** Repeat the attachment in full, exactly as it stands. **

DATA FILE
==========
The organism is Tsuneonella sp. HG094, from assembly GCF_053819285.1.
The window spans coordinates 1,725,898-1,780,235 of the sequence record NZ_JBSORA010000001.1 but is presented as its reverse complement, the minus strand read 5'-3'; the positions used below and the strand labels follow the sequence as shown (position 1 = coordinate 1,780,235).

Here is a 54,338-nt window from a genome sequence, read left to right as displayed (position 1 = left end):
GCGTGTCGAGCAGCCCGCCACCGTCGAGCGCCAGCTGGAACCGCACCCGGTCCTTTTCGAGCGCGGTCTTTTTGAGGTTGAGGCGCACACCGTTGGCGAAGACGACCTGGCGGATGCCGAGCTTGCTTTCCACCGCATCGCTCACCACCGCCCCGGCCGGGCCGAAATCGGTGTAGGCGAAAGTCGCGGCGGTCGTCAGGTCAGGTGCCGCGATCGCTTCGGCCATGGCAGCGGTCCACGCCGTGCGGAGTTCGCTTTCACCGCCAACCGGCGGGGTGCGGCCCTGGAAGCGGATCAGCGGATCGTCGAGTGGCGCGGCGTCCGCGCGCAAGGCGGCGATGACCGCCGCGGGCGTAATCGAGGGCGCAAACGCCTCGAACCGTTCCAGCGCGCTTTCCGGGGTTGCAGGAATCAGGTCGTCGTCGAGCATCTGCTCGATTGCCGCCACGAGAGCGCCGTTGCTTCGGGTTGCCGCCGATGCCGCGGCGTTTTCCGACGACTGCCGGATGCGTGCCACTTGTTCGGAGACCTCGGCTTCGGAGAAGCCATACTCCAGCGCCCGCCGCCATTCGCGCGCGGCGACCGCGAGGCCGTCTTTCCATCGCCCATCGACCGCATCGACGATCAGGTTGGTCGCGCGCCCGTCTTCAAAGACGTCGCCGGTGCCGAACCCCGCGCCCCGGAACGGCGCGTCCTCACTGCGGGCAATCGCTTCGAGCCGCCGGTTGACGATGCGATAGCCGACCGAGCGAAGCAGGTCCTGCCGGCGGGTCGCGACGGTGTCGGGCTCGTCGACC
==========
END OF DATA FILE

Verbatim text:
The organism is Tsuneonella sp. HG094, from assembly GCF_053819285.1.
The window spans coordinates 1,725,898-1,780,235 of the sequence record NZ_JBSORA010000001.1 but is presented as its reverse complement, the minus strand read 5'-3'; the positions used below and the strand labels follow the sequence as shown (position 1 = coordinate 1,780,235).

Here is a 54,338-nt window from a genome sequence, read left to right as displayed (position 1 = left end):
GCGTGTCGAGCAGCCCGCCACCGTCGAGCGCCAGCTGGAACCGCACCCGGTCCTTTTCGAGCGCGGTCTTTTTGAGGTTGAGGCGCACACCGTTGGCGAAGACGACCTGGCGGATGCCGAGCTTGCTTTCCACCGCATCGCTCACCACCGCCCCGGCCGGGCCGAAATCGGTGTAGGCGAAAGTCGCGGCGGTCGTCAGGTCAGGTGCCGCGATCGCTTCGGCCATGGCAGCGGTCCACGCCGTGCGGAGTTCGCTTTCACCGCCAACCGGCGGGGTGCGGCCCTGGAAGCGGATCAGCGGATCGTCGAGTGGCGCGGCGTCCGCGCGCAAGGCGGCGATGACCGCCGCGGGCGTAATCGAGGGCGCAAACGCCTCGAACCGTTCCAGCGCGCTTTCCGGGGTTGCAGGAATCAGGTCGTCGTCGAGCATCTGCTCGATTGCCGCCACGAGAGCGCCGTTGCTTCGGGTTGCCGCCGATGCCGCGGCGTTTTCCGACGACTGCCGGATGCGTGCCACTTGTTCGGAGACCTCGGCTTCGGAGAAGCCATACTCCAGCGCCCGCCGCCATTCGCGCGCGGCGACCGCGAGGCCGTCTTTCCATCGCCCATCGACCGCATCGACGATCAGGTTGGTCGCGCGCCCGTCTTCAAAGACGTCGCCGGTGCCGAACCCCGCGCCCCGGAACGGCGCGTCCTCACTGCGGGCAATCGCTTCGAGCCGCCGGTTGACGATGCGATAGCCGACCGAGCGAAGCAGGTCCTGCCGGCGGGTCGCGACGGTGTCGGGCTCGTCGACC